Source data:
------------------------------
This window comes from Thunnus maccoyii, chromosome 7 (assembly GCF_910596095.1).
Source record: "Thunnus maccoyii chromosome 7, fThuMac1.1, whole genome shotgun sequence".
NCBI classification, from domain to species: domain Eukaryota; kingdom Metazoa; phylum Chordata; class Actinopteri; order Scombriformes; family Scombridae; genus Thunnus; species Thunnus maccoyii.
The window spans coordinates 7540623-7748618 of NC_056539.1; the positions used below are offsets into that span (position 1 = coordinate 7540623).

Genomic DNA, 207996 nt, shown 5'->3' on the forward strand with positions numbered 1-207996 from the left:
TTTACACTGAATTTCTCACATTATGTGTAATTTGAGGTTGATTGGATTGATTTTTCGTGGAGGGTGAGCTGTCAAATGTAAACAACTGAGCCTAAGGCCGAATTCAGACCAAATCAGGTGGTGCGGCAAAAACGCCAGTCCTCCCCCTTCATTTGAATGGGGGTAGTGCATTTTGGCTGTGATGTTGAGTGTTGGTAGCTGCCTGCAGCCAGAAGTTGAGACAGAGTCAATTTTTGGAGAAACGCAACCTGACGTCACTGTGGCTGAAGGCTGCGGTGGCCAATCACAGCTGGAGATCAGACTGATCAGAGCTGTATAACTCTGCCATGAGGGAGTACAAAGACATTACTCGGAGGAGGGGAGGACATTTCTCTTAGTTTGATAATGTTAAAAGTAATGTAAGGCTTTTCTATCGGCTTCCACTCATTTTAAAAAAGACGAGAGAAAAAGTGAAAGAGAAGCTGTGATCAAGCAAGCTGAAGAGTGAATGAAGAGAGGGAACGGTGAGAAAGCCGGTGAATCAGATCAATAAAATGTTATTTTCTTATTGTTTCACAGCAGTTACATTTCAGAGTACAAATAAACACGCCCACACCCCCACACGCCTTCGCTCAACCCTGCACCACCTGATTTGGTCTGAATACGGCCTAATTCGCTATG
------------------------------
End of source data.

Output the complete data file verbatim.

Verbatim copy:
This window comes from Thunnus maccoyii, chromosome 7 (assembly GCF_910596095.1).
Source record: "Thunnus maccoyii chromosome 7, fThuMac1.1, whole genome shotgun sequence".
NCBI classification, from domain to species: domain Eukaryota; kingdom Metazoa; phylum Chordata; class Actinopteri; order Scombriformes; family Scombridae; genus Thunnus; species Thunnus maccoyii.
The window spans coordinates 7540623-7748618 of NC_056539.1; the positions used below are offsets into that span (position 1 = coordinate 7540623).

Genomic DNA, 207996 nt, shown 5'->3' on the forward strand with positions numbered 1-207996 from the left:
TTTACACTGAATTTCTCACATTATGTGTAATTTGAGGTTGATTGGATTGATTTTTCGTGGAGGGTGAGCTGTCAAATGTAAACAACTGAGCCTAAGGCCGAATTCAGACCAAATCAGGTGGTGCGGCAAAAACGCCAGTCCTCCCCCTTCATTTGAATGGGGGTAGTGCATTTTGGCTGTGATGTTGAGTGTTGGTAGCTGCCTGCAGCCAGAAGTTGAGACAGAGTCAATTTTTGGAGAAACGCAACCTGACGTCACTGTGGCTGAAGGCTGCGGTGGCCAATCACAGCTGGAGATCAGACTGATCAGAGCTGTATAACTCTGCCATGAGGGAGTACAAAGACATTACTCGGAGGAGGGGAGGACATTTCTCTTAGTTTGATAATGTTAAAAGTAATGTAAGGCTTTTCTATCGGCTTCCACTCATTTTAAAAAAGACGAGAGAAAAAGTGAAAGAGAAGCTGTGATCAAGCAAGCTGAAGAGTGAATGAAGAGAGGGAACGGTGAGAAAGCCGGTGAATCAGATCAATAAAATGTTATTTTCTTATTGTTTCACAGCAGTTACATTTCAGAGTACAAATAAACACGCCCACACCCCCACACGCCTTCGCTCAACCCTGCACCACCTGATTTGGTCTGAATACGGCCTAATTCGCTATG